Possibly the most important intellectual property decision of this year from the point of view of British business will be the Court of Appeal's decision in Symbian Ltd v Comptroller General of Patents  EWCA Civ 1066 (8 Oct 2008). In that judgment the CA affirmed Mr. Justice Patten's decision to allow an appeal from the hearing officer, Mrs. Chalmers, who had upheld the examiner's objection that an application for a patent for
"a method of accessing data in a computing device and, in particular to a method of accessing data held in a dynamic link library in the computing device. The present invention also relates to a computing device controlled by the method"
was excluded from patentability by s.1 (2) of the Patents Act 1977 on the ground that it related to a computer program "as such" (see Symbian Ltd. 30 July 2007).
Why Symbian is important
The commercial significance of the CA's decision is that it opens the way for patents for at least some software implemented technologies in the UK. The economy of the UK (like that of most of Western Europe and North America) is orientated towards services rather than manufacturing and the services sector in the UK at least are not well served by the intellectual property system. The reason for that is probably historical. The intellectual property system was developed in the 19th century when our economy and those of our European neighbours were based on manufacturing. The temporary monopolies that we now call patents were needed to ensure a return on the investment in research for and development of such new products and manufacturing processes. Similarly, monopolies of the use of a brand name were needed to assure the source of goods. It was not until the Trade Marks (Amendment) Act 1984 that it became possible to register trade marks for services (then known as "service marks") in the UK.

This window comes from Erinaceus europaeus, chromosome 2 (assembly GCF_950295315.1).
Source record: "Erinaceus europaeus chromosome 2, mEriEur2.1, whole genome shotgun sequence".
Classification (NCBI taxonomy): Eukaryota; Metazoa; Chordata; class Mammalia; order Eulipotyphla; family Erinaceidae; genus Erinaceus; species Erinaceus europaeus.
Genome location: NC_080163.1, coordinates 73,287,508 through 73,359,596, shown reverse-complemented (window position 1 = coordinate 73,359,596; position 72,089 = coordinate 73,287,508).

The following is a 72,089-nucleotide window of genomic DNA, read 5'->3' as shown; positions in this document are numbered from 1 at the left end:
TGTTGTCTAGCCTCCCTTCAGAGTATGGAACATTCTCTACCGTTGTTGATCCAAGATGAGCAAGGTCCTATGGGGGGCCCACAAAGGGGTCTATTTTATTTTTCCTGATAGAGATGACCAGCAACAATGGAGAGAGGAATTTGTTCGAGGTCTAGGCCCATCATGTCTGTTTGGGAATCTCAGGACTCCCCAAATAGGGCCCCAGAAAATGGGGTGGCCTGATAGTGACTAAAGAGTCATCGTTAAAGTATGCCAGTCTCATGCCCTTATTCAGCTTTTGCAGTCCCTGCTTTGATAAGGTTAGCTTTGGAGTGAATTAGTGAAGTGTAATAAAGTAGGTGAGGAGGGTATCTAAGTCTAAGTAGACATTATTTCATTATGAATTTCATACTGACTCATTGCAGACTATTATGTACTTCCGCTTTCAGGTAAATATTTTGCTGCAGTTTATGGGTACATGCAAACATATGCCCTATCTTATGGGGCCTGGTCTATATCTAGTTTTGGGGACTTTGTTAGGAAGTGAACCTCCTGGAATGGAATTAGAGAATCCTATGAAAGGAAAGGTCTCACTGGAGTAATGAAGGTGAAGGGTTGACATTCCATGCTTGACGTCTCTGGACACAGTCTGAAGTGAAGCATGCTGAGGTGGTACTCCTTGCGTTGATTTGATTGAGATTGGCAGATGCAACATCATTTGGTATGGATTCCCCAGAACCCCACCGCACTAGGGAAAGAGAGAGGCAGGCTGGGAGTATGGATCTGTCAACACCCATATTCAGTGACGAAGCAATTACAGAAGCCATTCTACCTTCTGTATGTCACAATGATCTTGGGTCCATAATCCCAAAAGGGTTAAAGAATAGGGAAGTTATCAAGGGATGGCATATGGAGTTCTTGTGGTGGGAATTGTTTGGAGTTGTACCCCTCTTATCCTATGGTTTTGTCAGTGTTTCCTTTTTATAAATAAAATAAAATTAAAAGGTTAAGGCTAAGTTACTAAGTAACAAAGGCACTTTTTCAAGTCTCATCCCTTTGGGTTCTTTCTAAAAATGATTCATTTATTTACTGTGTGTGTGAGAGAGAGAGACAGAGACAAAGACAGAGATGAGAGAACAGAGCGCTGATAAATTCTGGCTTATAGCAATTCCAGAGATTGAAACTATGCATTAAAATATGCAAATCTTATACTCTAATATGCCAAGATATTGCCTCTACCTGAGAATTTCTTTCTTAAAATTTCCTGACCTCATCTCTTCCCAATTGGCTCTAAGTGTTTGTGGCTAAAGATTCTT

The European Patent Convention was negotiated in the 1970s when the economic profile of most of the contracting parties was very different from what it is today. Most European countries (at least on the continent) had healthy manufacturing industries. Computers were very heavy and expensive things that were owned by central and local governments, universities and fairly big companies, telecommunications were a nationalized industry and the financial services industries were much less sophisticated than they are today. It is therefore not surprising that art 52 of the Convention contained the following exceptions from patentability:
"(a) discoveries, scientific theories and mathematical methods;(b) aesthetic creations;(c) schemes, rules and methods for performing mental acts, playing games or doing business, and programs for computers;(d) presentations of information."
Though this provision is mitigated by paragraph (3) which provides:
"The provisions of paragraph 2 shall exclude patentability of the subject-matter or activities referred to in that provision only to the extent to which a European patent application or European patent relates to such subject-matter or activities as such."
After a series of decisions in England and Europe culminating in Macrossan (Aerotel Ltd. v Telco Holdings Ltd and Others  EWCA Civ 1371 (27 Oct 2006) those provisions were interpreted by examiners (in the UK at least) in such a way that it seemed virtually impossible to get or keep a patent for a business method or software implemented invention.